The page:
A glance ahead: the European payments landscape in 2024
In 2023, we’ve witnessed some significant developments for the UK and broader European payments landscape.
Social commerce has taken off with strong Gen Z adoption and an expected 34% annual growth rate in Western Europe looking towards 2025, according to figures from Deloitte.
What’s more, as e-commerce becomes ever-more prolific globally, tailored digital marketing strategies have become crucial to ensuring that retailers’ and merchants’ cross-border payments propositions adapt to a more diverse array of international markets.
As we look ahead to 2024, specific trends around e-wallets, our evolution towards a cashless society and cross-border payments are crucial for businesses to take advantage of. In this piece, I’ll dive into why these elements are key for the payments industry.
Europe’s great push for digital wallets
E-wallets have already gathered significant traction elsewhere globally, particularly in China and Southeast Asia. Indeed, according to a survey by GlobalData, 84% of Chinese consumers hold and use e-wallets. The rise of e-wallets has been fundamental to the decrease in the use of cash in these areas and has changed the way almost all generations of people make payments in their daily lives.
Now, mobile wallets are set to become just as popular in Europe, with transaction values increasing by over 30% over the last three years according to data from eClear, and the European Payments Initiative (EPI) set to launch an EU-wide digital wallet, beginning in France, Germany and Belgium next year.
So, in 2024, we can expect to see a rise in the adoption rate of digital wallets in Europe.
How will this impact the European payments landscape? We can’t treat Europe the same as other use cases, such as China, when it comes to e-wallets because the continent faces its own unique challenges. Chief among them is the diversity of the area’s payments space within its separate countries and the disparity of payments technology throughout the region.
For example, France is a heavy user of card payments and has a higher affinity for new payments technology than somewhere like Greece, where cash payments are more widespread. Bridging the gaps between all EU member states will be challenging and we’re likely to see elements of local payment preference remain within each specific area.
The road to a cashless society
The benefits of moving towards a cashless payments system for businesses are well-documented. Cashless payment options offer bolstered convenience and security for consumers and increased customer loyalty for merchants, while also increasing the efficiency with which they’re able to receive payments.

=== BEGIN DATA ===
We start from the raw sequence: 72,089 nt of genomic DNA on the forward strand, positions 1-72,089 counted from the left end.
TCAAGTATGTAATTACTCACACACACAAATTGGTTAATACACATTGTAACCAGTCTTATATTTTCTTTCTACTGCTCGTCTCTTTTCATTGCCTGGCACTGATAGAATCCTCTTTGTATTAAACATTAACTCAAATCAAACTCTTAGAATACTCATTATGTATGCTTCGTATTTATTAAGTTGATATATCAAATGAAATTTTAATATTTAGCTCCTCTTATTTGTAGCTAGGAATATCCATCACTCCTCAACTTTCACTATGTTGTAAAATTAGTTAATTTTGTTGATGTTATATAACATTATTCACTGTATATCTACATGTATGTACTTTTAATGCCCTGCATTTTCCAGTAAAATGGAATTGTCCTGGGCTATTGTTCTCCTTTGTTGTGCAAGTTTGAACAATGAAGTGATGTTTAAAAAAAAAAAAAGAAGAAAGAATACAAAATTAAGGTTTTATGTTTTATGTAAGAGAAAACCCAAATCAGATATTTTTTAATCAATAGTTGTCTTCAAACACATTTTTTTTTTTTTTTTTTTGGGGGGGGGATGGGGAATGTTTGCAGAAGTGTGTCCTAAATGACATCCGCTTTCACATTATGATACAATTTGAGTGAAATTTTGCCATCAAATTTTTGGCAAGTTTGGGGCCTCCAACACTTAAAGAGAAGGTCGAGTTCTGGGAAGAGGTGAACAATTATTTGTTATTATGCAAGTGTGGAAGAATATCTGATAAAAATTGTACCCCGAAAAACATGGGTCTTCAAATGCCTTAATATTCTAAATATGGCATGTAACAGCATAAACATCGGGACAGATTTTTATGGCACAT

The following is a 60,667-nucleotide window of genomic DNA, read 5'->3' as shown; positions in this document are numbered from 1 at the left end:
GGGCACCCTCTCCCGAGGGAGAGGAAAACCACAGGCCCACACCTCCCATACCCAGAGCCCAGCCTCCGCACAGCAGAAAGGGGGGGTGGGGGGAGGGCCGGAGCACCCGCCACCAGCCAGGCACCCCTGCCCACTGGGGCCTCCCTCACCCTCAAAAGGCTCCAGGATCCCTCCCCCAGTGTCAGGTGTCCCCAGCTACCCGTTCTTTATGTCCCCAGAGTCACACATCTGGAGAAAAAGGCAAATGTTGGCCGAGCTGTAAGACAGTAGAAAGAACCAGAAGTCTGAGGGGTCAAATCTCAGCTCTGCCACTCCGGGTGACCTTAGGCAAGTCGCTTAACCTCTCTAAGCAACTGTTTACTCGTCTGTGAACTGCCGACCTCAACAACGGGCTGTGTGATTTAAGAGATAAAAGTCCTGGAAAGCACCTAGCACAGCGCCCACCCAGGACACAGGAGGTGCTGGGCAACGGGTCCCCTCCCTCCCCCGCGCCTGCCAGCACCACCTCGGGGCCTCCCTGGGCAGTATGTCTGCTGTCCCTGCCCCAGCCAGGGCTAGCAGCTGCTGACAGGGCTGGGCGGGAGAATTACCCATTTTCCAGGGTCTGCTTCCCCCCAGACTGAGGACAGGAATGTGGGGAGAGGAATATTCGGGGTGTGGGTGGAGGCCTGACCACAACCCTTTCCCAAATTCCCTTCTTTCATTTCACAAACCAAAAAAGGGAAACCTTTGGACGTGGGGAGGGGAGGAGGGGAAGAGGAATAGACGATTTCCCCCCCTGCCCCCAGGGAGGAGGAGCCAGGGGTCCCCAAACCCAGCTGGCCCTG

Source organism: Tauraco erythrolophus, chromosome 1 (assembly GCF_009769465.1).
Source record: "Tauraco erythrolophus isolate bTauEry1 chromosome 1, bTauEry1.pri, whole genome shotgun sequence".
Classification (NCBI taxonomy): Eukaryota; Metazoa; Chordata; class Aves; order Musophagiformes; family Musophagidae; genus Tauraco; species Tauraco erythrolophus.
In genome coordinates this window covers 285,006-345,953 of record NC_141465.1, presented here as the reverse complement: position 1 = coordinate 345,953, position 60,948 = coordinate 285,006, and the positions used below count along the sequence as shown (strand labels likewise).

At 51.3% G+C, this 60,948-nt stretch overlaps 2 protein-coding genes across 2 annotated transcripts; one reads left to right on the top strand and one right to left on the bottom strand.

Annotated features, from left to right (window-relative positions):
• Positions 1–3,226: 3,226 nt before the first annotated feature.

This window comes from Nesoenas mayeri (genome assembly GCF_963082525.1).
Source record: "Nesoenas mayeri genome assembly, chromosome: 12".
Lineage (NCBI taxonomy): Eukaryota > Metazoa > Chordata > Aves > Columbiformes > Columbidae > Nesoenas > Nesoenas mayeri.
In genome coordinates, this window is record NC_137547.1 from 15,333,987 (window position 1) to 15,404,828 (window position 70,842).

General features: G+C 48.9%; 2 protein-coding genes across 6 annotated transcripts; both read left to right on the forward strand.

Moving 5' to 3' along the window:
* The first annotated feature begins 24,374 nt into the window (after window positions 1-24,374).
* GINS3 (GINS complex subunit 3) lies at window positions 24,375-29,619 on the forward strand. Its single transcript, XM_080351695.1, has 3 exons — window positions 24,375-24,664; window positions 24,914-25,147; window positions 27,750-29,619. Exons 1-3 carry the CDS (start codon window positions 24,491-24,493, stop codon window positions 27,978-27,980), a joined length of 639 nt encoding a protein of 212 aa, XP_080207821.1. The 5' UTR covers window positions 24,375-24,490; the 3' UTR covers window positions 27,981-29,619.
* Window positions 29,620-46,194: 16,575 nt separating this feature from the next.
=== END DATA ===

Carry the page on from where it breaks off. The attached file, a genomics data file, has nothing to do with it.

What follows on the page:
Many European countries are well on their way towards a cashless society, with cash payments in the UK dropping from 54% in 2012 to 14% in 2022, according to data from UK Finance. This trend is set to continue in 2024.
Despite this, cash remains a key payment method for many demographics across Europe, particularly areas of Eastern Europe where it still constitutes the primary payment preference. The concerns about a cashless society include that people without access to technology or internet, or people who simply aren’t tech savvy, will be left unable to navigate the modern world.
However, moving towards cashless payment models doesn’t have to mean isolation of these communities. Rather than focusing on removing cash as an option, in the coming year, Europe must focus on expanding payment options with a consumer-focused mindset to offer people more choice in payment methods.
By providing consumers with payment options that are far more convenient and safer than cash, the region will naturally follow its trajectory towards a cashless society in an inclusive manner that lets consumers choose the way forward.
Thinking internationally – cross-border payments
According to a recent study by Juniper Research, a third of all e-commerce spending is predicted to be international and cross-border by 2028, exceeding $3 trillion in value. As the world continues to globalise, 2024 will see businesses taking more of an international focus and targeting opportunities to grow and develop more revenue streams abroad.
Crucially for Europe, certain regions including China and Southeast Asia have a particularly high demand for European goods. For this reason, as we move into the new year, businesses must take advantage of international demand and look to diversify their offerings to suit these global markets.
However, merchants and retailers’ businesses will find themselves unable to build out international revenue streams if their cross-border payment functionalities are slow and outdated. Consumers now expect to pay for goods quickly and conveniently, even if they’re coming from abroad. A key element of this convenience factor is the ability to pay using familiar local payment methods.
So, in 2024, we’re likely to see more businesses tailoring their payment methods to be able to do business abroad. What’s more, as merchants increasingly seek to internationalise their offerings, in the coming year, we’ll witness further uptake and innovation in cross-border payments technology.
All in all, 2024 is set to be a year of innovation and change for the European payments landscape. For this reason, it’s crucial that merchants and retailers can harness the opportunities presented through cross-border commerce and cashless payment alternatives like e-wallets.
Europe is keen to shake off its reliance on financial technology from global superpowers, such as the US, through initiatives such as the EPI, and I believe we’ll see Europe make moves to become a tech superpower in its own right within the payments space.